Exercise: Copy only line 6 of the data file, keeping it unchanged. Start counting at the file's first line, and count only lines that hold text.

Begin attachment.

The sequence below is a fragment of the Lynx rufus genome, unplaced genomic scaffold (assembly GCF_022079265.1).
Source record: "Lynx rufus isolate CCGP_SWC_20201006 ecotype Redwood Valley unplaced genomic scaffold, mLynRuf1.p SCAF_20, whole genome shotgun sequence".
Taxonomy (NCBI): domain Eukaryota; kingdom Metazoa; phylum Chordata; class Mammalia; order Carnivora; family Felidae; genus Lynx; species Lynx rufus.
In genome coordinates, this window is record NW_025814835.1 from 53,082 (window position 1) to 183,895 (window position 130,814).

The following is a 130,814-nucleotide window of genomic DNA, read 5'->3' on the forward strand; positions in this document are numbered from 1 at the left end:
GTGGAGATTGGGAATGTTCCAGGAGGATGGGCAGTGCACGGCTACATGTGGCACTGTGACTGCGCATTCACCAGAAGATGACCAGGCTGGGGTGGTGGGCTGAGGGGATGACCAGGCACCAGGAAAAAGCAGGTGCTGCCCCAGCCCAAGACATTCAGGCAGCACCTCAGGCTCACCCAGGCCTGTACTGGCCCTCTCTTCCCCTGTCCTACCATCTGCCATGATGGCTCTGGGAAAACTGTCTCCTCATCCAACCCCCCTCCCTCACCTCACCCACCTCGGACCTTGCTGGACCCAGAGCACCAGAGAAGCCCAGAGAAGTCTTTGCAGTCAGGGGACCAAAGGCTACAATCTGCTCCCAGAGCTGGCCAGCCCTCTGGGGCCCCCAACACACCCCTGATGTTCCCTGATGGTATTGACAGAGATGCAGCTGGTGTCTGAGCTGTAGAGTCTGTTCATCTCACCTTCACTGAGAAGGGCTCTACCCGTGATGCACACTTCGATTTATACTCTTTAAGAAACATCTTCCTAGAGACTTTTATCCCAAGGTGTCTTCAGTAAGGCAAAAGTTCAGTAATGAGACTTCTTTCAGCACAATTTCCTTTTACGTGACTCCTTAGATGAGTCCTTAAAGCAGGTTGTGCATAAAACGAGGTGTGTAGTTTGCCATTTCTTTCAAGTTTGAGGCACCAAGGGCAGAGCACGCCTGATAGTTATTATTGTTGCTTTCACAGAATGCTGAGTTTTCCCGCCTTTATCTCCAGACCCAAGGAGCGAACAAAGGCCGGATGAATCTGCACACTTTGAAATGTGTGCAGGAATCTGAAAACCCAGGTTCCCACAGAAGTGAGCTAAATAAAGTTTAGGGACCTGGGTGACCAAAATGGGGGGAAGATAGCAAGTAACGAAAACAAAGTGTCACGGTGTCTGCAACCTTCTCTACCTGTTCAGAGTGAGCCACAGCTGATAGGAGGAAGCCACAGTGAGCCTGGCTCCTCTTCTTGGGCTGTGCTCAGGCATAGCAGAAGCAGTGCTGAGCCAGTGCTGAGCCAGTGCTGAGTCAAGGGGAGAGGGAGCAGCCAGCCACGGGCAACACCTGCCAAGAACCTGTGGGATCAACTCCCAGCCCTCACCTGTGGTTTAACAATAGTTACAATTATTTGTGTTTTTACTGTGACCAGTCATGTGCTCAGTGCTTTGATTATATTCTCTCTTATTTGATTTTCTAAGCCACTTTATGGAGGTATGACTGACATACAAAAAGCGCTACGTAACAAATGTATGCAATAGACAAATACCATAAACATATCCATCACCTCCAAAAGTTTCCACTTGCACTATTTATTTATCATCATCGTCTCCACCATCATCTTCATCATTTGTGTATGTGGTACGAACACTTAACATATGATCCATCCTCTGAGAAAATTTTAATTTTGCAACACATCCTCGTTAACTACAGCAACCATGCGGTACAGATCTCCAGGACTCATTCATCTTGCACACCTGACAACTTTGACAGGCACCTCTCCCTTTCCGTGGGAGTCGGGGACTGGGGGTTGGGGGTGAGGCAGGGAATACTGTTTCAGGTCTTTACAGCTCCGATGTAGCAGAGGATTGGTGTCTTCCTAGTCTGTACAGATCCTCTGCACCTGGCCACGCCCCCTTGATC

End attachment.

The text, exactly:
GTGGAGATTGGGAATGTTCCAGGAGGATGGGCAGTGCACGGCTACATGTGGCACTGTGACTGCGCATTCACCAGAAGATGACCAGGCTGGGGTGGTGGGCTGAGGGGATGACCAGGCACCAGGAAAAAGCAGGTGCTGCCCCAGCCCAAGACATTCAGGCAGCACCTCAGGCTCACCCAGGCCTGTACTGGCCCTCTCTTCCCCTGTCCTACCATCTGCCATGATGGCTCTGGGAAAACTGTCTCCTCATCCAACCCCCCTCCCTCACCTCACCCACCTCGGACCTTGCTGGACCCAGAGCACCAGAGAAGCCCAGAGAAGTCTTTGCAGTCAGGGGACCAAAGGCTACAATCTGCTCCCAGAGCTGGCCAGCCCTCTGGGGCCCCCAACACACCCCTGATGTTCCCTGATGGTATTGACAGAGATGCAGCTGGTGTCTGAGCTGTAGAGTCTGTTCATCTCACCTTCACTGAGAAGGGCTCTACCCGTGATGCACACTTCGATTTATACTCTTTAAGAAACATCTTCCTAGAGACTTTTATCCCAAGGTGTCTTCAGTAAGGCAAAAGTTCAGTAATGAGACTTCTTTCAGCACAATTTCCTTTTACGTGACTCCTTAGATGAGTCCTTAAAGCAGGTTGTGCATAAAACGAGGTGTGTAGTTTGCCATTTCTTTCAAGTTTGAGGCACCAAGGGCAGAGCACGCCTGATAGTTATTATTGTTGCTTTCACAGAATGCTGAGTTTTCCCGCCTTTATCTCCAGACCCAAGGAGCGAACAAAGGCCGGATGAATCTGCACACTTTGAAATGTGTGCAGGAATCTGAAAACCCAGGTTCCCACAGAAGTGAGCTAAATAAAGTTTAGGGACCTGGGTGACCAAAATGGGGGGAAGATAGCAAGTAACGAAAACAAAGTGTCACGGTGTCTGCAACCTTCTCTACCTGTTCAGAGTGAGCCACAGCTGATAGGAGGAAGCCACAGTGAGCCTGGCTCCTCTTCTTGGGCTGTGCTCAGGCATAGCAGAAGCAGTGCTGAGCCAGTGCTGAGCCAGTGCTGAGTCAAGGGGAGAGGGAGCAGCCAGCCACGGGCAACACCTGCCAAGAACCTGTGGGATCAACTCCCAGCCCTCACCTGTGGTTTAACAATAGTTACAATTATTTGTGTTTTTACTGTGACCAGTCATGTGCTCAGTGCTTTGATTATATTCTCTCTTATTTGATTTTCTAAGCCACTTTATGGAGGTATGACTGACATACAAAAAGCGCTACGTAACAAATGTATGCAATAGACAAATACCATAAACATATCCATCACCTCCAAAAGTTTCCACTTGCACTATTTATTTATCATCATCGTCTCCACCATCATCTTCATCATTTGTGTATGTGGTACGAACACTTAACATATGATCCATCCTCTGAGAAAATTTTAATTTTGCAACACATCCTCGTTAACTACAGCAACCATGCGGTACAGATCTCCAGGACTCATTCATCTTGCACACCTGACAACTTTGACAGGCACCTCTCCCTTTCCGTGGGAGTCGGGGACTGGGGGTTGGGGGTGAGGCAGGGAATACTGTTTCAGGTCTTTACAGCTCCGATGTAGCAGAGGATTGGTGTCTTCCTAGTCTGTACAGATCCTCTGCACCTGGCCACGCCCCCTTGATC